PF detail from Pierre-Auguste Renoir - Beach Scene, Guernsey (Children by the Sea in Guernsey) - 1883;


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Kelly Cressio-Moeller’s poetry has appeared or is forthcoming in Rattle, Melusine or Women in the 21st Century, the Aurorean, Switched-on Gutenberg, Margie: The American Journal of Poetry, and Remembering: An Anthology of Poems. In between visits from the Muse, Kelly enjoys reading, art history, painting, music, and indulging her weakness for fountain pens & ink. She lives and writes in Northern California.

Big Sur Retreat in Spring | Magnolia Soulangiana


Big Sur Retreat in Spring
                                                 for Amber Coverdale Sumrall

At this elevation, the Pacific does not roar. It shimmers – brushwork over a 
snare drum skin:  soft, persistent, rhythmic – an infinite pool fused with the horizon.

The water here, shot through with sunlight, changes from turquoise near the shore 
to cerulean where the whales wave their flukes then fathom deep into ultramarine.

          We could not be reached by email, phone, fax.

Santa Lucia, the patron saint of the blind, illuminates the darkness of her steep
canyons and jagged peaks with felted topography in emerald green and yellow chamise.

Conjure a condor and it will appear as a shaman, gliding on an invisible thermal,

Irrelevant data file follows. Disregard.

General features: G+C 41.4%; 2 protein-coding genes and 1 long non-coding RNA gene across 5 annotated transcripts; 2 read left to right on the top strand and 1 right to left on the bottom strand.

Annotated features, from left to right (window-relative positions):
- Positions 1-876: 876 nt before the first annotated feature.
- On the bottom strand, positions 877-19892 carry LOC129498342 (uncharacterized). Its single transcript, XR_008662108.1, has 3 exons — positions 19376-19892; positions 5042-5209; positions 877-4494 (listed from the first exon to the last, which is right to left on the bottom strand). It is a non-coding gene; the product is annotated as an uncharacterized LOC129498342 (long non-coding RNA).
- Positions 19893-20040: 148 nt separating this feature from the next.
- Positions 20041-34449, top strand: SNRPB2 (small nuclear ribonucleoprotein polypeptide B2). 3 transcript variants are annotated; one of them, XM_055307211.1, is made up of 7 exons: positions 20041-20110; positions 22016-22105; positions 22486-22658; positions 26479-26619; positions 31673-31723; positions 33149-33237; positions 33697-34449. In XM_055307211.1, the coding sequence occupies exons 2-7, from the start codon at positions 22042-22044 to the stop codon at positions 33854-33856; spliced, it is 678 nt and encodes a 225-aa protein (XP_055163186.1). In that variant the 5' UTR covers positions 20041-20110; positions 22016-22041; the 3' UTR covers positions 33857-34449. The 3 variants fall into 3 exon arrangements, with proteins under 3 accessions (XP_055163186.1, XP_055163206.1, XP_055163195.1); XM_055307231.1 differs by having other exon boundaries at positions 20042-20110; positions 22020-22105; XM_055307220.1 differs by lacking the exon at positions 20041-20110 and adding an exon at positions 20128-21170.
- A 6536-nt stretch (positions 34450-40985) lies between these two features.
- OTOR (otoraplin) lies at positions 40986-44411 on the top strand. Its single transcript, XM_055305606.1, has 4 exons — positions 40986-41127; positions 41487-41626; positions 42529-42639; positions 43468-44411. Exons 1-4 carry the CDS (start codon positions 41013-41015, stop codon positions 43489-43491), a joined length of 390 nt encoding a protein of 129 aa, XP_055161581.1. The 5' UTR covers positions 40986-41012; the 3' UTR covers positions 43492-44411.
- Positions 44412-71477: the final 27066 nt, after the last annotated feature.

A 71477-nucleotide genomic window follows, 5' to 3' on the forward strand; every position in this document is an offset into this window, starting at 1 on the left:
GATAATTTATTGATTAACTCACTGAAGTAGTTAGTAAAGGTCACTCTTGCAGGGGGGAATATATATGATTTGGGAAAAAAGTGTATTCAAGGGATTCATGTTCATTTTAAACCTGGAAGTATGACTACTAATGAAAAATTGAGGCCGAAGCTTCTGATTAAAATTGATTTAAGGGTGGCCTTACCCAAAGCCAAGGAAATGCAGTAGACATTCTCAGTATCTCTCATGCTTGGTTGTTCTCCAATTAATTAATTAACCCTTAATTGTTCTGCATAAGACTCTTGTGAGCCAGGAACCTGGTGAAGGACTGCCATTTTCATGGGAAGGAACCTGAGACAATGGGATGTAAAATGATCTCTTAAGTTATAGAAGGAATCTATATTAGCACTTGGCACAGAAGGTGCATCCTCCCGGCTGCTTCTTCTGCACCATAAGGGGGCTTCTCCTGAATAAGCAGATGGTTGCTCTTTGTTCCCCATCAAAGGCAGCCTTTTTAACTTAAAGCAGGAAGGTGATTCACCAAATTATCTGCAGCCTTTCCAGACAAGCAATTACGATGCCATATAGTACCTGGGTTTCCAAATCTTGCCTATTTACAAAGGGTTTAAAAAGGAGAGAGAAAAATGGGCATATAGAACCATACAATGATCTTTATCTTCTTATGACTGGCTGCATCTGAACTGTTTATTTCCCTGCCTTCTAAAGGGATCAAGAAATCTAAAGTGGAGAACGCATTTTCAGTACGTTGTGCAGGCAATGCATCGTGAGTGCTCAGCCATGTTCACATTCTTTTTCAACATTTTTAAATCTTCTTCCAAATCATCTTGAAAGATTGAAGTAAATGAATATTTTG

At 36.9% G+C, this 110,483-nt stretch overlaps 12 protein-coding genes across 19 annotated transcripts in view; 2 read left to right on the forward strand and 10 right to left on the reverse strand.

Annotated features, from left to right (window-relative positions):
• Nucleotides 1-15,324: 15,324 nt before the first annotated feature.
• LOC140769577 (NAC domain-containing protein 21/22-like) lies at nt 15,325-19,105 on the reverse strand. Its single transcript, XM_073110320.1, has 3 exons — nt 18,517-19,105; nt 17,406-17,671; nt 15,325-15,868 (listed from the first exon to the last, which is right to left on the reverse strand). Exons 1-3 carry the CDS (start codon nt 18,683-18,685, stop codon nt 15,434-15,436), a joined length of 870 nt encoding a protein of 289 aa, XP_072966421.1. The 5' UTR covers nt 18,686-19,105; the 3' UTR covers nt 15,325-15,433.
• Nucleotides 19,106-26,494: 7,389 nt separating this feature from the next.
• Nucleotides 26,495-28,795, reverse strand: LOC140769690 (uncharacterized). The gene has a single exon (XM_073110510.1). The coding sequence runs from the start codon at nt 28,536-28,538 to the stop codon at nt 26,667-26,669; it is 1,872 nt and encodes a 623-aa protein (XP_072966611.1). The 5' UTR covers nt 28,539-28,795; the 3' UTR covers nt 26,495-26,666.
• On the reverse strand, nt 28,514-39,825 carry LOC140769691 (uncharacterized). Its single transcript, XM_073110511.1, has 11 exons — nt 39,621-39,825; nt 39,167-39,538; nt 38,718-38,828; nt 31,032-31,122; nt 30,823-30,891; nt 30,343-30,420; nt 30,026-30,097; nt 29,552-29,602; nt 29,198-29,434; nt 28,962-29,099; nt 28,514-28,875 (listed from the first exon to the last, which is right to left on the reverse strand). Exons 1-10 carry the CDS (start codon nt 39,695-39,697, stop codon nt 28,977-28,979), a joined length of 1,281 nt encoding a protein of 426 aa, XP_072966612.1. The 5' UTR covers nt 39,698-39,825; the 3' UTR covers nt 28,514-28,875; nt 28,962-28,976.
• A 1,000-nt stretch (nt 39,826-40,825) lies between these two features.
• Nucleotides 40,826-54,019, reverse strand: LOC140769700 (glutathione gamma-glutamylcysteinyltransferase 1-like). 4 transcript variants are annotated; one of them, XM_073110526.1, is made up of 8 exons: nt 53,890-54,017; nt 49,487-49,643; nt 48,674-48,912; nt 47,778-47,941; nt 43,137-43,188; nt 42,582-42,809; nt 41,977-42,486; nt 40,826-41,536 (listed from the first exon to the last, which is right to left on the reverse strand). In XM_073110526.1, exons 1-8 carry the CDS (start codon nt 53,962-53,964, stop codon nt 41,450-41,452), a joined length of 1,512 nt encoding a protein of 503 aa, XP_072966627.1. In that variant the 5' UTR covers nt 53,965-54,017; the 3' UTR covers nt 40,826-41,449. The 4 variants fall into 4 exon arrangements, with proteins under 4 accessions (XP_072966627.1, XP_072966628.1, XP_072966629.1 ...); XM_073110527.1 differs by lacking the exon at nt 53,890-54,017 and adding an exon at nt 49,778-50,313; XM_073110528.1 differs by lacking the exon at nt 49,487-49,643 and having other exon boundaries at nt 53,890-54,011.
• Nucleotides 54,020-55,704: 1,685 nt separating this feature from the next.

courting the coastline like a lover – its majestic wingspan, a magician’s cape.

          We could not speak except to the black plumed quail.

Silver-white clusters of pampas grass sway in Greek chorus unison.  Sunswept
and glowing, they are smokeless bonfires in the mountains.

The sensuous limbed madrone, with strips of burnt sienna bark curling upward like 
coppered tongues, reveals grey-green growth underneath: a promise kept after the fires.

          I could not return until I retreated, nurturing my half-life whole.

A row of Italian cypresses take turns bowing their steepled tops in the wind, quiet
as vespertine monks in procession, walking to bell tolls on monastery grounds.

A peach dusk coats the throat of a birdsong sky with the thrum of thumb-sized bees.
The nightfall of stars is as brazen and fearless as the cliffs and ocean it canopies.

          I could disappear here. Ashes scattered to the wind. Returning to the sea.


Magnolia Soulangiana (saucer magnolia) 
"Staring at a tree, I felt the pulse of a stone." Theodore Roethke 

mistrustful of evergreens.
defined as deciduous was part of the appeal.
every living thing should shed their skin once a year.
one left in the back, nearly dead – perfect, i’ll take it.

sculptural as coral, judging by the photo.
slender bare branches promised to proffer dark purple
saucers of tea, goblets of port, depending on my mood.
if she were lipstick, i would name her violet empress.

she didn’t look like much. a few jaundiced ovals resembled
leaves. six years until she felt strong enough in smooth pewter
skin. long buds broke open in late winter, unexpectedly white
with pink veins, little scars, along tepals soft as well-worn suede.

to be transplanted, separated from everything you’ve known,
takes a healthy yawn of time to revive, recover, return to normal.
offer fertile ground warmed by morning light, roots will serpent
underground, search for water, take hold. find a way to thrive.